“But there’s no controversy here. Leftists will use God and the Bible, in instances such as these, when it appropriately fits their propaganda purposes.”

WND reported over the Obama White House tenure on the widespread veneration of Obama since his 2008 campaign.

Explained talk radio host Rush Limbaugh at one time: “They happen to think Obama is the end of the world, but in a great way, he’s it. There’s nothing better, Obama is the messiah. People still have that kind of affection for him.”

Earlier, in a WND column, Rev. Jesse Lee Peterson wrote: “President Barack Obama is the most divisive man to ever occupy the White House – period! Yet, 95 percent of black Americans worship him as if he’s the messiah. Why?”

He noted Hollywood personality Jamie Foxx’s comment at the Soul Train Awards: “Thank God, and our lord and savior, Barack Obama!”

Jesse Lee Peterson’s book mercilessly exposes popular black “icons” – “Scam: How the Black Leadership Exploits Black America”

Peterson continued: “Most black preachers and leaders secretly agree with Jamie Foxx, which is why there was no outcry from these people. Never mind that Obama stands for everything that is godless, i.e.: unfettered abortions, class warfare, amnesty for illegals, legalizing same-sex marriage, revoking DADT (weakening the U.S. Armed Forces) and lack of resolve in his support for Israel.”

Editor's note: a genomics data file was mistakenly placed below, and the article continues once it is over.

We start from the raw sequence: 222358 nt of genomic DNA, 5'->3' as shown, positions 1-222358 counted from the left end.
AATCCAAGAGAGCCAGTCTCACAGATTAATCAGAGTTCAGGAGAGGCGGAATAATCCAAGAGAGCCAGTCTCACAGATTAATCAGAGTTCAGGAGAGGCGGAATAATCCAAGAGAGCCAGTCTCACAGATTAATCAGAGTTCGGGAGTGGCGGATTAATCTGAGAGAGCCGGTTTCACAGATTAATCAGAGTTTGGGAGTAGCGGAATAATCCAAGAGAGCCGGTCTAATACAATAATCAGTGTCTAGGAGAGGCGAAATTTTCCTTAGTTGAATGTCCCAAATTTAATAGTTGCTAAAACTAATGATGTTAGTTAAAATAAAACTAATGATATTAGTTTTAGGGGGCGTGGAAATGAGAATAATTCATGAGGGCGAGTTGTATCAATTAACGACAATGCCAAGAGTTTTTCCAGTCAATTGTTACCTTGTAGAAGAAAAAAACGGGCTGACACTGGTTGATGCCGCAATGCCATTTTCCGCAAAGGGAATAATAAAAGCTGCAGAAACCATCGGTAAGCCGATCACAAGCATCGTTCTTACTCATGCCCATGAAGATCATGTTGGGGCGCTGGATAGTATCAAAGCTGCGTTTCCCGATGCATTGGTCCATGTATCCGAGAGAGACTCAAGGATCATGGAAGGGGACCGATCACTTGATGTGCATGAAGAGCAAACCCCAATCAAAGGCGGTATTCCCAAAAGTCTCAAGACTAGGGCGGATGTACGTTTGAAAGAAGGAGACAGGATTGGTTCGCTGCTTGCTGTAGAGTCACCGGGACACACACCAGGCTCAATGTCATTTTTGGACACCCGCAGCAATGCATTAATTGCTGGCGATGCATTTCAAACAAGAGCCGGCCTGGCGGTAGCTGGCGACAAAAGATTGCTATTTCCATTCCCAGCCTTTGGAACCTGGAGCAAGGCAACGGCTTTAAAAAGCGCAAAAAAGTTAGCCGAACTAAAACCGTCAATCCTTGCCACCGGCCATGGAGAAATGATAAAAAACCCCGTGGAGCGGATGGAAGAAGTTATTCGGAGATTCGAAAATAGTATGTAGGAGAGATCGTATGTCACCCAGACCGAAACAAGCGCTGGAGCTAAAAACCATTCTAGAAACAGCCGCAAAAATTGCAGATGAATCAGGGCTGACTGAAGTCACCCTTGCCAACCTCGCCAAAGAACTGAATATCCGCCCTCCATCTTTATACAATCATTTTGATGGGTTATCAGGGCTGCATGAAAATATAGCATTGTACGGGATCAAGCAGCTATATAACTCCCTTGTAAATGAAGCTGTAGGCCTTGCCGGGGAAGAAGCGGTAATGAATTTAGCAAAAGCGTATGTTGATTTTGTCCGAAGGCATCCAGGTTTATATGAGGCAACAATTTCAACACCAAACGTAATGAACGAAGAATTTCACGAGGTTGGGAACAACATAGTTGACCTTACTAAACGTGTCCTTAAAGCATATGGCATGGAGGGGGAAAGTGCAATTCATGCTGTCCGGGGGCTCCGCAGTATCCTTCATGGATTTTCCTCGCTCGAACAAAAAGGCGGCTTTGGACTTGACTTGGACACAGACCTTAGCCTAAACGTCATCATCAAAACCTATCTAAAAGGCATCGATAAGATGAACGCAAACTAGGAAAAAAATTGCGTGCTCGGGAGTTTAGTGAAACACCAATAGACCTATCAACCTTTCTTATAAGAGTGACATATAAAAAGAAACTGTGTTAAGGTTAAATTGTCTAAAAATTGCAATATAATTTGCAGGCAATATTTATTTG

WND reported when an observant reporter at a Democratic National Convention came across a shocking bit of “kitsch” for sale that seemed to suggest God so loved the world, He sent us Barack Obama.

“The Cult of Obama staggers on,” wrote David Weigel of Slate.com. “The streets near the convention zone are dotted with vendors selling for-us-by-us Obama merch [sic].”

Among the available merchandise, Weigel came across a photo calendar attributed to James Hickman and offered by a man who reportedly claimed to be Hickman’s nephew.